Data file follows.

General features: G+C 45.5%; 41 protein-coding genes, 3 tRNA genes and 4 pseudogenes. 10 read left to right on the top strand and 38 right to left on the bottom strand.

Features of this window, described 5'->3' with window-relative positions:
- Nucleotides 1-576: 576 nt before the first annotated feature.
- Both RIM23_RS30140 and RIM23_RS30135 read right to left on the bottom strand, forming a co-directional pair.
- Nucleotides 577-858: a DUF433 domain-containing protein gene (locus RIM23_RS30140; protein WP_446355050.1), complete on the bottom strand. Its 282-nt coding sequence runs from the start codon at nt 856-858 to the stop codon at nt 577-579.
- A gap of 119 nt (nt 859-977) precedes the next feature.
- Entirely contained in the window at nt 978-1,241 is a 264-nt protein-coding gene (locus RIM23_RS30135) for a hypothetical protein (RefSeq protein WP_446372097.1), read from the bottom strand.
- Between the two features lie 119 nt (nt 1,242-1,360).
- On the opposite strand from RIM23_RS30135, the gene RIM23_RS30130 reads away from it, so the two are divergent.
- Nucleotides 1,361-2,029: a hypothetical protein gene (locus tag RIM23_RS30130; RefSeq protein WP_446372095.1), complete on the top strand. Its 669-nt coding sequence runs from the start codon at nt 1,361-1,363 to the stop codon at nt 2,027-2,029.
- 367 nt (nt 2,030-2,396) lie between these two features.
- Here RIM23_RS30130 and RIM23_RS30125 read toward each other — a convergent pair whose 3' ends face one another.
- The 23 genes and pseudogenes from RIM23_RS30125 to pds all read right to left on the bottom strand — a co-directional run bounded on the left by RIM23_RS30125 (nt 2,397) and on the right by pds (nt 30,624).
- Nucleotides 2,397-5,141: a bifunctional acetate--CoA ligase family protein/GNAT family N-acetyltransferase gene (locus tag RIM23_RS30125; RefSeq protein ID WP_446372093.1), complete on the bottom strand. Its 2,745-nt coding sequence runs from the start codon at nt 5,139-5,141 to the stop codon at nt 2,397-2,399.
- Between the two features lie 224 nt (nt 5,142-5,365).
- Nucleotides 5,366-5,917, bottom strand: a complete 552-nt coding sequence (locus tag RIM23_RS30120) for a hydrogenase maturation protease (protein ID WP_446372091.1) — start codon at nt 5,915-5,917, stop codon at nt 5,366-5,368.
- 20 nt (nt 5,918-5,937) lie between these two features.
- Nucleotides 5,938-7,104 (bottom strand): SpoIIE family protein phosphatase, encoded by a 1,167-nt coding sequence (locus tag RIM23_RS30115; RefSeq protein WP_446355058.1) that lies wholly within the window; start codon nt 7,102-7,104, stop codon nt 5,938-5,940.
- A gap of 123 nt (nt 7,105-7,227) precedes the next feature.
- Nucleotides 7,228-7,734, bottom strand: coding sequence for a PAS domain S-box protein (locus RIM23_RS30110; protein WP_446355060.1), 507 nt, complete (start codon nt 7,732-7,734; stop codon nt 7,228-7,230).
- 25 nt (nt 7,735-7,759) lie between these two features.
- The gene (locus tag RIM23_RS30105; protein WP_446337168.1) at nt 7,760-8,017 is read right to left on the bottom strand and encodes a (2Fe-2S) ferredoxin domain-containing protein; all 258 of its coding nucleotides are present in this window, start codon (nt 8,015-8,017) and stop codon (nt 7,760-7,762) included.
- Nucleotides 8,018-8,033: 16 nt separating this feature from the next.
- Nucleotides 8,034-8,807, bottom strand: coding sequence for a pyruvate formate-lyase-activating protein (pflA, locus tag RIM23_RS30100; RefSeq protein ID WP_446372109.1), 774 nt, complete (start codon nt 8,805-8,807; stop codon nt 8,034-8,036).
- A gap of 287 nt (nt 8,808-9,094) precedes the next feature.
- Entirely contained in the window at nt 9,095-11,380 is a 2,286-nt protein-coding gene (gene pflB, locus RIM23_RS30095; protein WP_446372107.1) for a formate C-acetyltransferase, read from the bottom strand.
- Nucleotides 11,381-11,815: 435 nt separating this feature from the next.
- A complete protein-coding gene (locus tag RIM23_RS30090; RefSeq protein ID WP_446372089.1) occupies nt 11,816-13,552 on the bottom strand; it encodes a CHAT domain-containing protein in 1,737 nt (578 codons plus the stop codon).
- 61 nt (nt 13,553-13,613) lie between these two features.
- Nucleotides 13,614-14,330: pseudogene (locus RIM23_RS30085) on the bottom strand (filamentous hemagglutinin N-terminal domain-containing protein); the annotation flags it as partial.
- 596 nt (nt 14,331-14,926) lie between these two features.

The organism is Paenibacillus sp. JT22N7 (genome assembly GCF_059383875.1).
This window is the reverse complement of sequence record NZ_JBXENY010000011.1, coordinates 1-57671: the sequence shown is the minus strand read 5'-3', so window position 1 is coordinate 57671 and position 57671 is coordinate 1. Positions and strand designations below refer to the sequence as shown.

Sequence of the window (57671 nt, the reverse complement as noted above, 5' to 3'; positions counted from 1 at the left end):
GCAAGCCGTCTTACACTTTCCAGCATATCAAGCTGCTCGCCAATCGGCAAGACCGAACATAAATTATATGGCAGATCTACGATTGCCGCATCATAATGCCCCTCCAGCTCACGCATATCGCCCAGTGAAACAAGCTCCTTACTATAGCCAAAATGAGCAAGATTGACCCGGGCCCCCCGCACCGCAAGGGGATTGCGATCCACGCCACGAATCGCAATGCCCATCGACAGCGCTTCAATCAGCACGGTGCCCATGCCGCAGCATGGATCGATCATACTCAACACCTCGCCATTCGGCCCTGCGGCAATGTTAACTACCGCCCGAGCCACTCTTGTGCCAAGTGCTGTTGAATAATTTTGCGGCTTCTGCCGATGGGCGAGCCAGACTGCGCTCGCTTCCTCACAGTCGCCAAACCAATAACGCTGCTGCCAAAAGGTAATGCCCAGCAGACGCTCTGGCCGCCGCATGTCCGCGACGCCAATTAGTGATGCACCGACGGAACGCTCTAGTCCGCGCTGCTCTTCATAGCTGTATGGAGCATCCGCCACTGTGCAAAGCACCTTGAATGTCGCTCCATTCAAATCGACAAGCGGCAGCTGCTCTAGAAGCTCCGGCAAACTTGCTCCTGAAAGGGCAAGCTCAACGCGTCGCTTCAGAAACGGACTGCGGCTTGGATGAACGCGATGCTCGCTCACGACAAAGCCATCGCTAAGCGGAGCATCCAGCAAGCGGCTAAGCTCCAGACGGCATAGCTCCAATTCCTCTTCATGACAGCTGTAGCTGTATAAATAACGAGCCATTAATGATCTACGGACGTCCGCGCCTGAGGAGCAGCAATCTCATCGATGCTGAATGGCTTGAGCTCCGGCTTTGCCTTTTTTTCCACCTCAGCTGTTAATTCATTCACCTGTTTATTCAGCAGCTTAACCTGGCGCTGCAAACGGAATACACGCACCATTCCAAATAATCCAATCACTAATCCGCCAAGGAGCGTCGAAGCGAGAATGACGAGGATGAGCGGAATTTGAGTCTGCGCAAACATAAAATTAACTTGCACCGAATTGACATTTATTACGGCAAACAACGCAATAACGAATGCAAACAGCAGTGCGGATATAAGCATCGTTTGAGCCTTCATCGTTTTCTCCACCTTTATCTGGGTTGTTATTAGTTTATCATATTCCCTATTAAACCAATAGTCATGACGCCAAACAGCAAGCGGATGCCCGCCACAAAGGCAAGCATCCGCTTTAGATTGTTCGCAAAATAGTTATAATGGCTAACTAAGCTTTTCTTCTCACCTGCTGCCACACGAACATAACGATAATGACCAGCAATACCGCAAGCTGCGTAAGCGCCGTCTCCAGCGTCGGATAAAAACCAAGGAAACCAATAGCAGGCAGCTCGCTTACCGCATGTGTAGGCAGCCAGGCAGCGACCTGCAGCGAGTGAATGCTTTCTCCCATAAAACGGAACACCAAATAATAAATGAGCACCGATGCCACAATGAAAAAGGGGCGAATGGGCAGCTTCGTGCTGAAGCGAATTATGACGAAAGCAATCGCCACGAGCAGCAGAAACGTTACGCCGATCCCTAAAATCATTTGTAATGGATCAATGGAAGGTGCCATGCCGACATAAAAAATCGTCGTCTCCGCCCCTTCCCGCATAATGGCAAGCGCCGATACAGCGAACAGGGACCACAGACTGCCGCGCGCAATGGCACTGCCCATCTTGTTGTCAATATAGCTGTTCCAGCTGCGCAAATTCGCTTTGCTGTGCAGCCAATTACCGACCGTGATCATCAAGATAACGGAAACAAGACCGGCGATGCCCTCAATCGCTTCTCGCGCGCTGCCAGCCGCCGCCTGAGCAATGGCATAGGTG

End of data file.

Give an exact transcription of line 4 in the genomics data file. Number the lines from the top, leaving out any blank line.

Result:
- Both RIM23_RS30140 and RIM23_RS30135 read right to left on the bottom strand, forming a co-directional pair.